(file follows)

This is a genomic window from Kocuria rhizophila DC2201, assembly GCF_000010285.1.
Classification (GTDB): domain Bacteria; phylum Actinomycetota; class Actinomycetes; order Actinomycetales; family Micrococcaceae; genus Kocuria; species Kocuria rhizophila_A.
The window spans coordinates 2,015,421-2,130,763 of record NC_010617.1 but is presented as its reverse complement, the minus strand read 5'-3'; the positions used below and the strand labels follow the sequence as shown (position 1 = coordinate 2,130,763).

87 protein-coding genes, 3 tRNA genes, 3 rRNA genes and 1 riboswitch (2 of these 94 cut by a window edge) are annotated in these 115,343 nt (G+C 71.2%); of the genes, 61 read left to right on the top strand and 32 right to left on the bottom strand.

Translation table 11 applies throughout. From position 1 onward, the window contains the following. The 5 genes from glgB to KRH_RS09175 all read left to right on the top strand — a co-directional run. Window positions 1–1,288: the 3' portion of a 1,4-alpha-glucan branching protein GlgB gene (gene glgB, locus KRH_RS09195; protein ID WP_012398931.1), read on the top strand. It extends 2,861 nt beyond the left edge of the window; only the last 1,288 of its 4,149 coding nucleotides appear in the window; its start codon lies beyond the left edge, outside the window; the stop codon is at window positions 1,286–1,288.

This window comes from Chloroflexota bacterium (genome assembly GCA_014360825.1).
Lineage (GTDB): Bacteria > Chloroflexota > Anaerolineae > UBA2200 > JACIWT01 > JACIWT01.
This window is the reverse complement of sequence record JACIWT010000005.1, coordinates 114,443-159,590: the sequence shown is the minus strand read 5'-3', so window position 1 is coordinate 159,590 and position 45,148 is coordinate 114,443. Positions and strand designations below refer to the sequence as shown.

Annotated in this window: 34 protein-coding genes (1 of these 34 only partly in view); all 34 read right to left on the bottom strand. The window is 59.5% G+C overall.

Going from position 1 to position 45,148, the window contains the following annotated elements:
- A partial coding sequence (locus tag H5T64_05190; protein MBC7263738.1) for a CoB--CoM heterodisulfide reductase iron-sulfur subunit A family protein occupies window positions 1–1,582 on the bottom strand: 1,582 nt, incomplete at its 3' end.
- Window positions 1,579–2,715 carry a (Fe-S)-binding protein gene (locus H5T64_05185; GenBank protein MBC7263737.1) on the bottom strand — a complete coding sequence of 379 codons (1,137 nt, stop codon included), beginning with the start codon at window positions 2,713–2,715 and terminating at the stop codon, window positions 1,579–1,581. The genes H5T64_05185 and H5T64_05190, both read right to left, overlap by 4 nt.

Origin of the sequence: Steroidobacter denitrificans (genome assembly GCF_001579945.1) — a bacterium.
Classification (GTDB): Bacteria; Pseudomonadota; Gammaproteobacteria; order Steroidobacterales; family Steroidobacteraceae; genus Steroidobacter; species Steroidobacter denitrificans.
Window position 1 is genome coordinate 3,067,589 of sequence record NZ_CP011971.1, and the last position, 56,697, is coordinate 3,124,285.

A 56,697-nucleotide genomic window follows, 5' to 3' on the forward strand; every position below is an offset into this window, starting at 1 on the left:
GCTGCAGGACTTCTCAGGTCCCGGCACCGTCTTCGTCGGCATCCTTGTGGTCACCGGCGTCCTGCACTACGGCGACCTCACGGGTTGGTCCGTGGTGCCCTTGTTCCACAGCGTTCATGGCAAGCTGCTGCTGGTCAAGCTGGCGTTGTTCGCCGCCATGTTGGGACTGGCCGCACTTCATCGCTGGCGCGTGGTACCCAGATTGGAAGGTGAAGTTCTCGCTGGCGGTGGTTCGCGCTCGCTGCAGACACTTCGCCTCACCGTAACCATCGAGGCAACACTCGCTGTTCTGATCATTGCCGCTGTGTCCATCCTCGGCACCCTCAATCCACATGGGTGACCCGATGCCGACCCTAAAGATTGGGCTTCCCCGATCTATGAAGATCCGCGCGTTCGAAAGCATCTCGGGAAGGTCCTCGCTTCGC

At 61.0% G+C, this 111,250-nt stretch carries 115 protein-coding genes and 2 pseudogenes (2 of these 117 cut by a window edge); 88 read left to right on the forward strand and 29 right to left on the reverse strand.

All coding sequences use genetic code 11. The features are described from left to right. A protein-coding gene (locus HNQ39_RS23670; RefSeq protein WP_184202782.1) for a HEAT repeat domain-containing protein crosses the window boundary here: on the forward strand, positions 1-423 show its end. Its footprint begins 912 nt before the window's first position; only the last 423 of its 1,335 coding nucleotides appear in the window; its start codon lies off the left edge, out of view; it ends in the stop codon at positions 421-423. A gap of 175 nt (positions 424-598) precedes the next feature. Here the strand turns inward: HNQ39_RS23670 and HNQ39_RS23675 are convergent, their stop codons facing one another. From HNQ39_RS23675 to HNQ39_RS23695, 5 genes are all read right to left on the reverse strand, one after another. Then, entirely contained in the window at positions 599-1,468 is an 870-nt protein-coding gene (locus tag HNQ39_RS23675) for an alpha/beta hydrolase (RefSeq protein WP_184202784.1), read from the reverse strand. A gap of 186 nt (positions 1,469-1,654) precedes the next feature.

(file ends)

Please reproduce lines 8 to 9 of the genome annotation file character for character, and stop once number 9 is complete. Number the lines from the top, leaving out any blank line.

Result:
This window is the reverse complement of sequence record JACIWT010000005.1, coordinates 114,443-159,590: the sequence shown is the minus strand read 5'-3', so window position 1 is coordinate 159,590 and position 45,148 is coordinate 114,443. Positions and strand designations below refer to the sequence as shown.

Annotated in this window: 34 protein-coding genes (1 of these 34 only partly in view); all 34 read right to left on the bottom strand. The window is 59.5% G+C overall.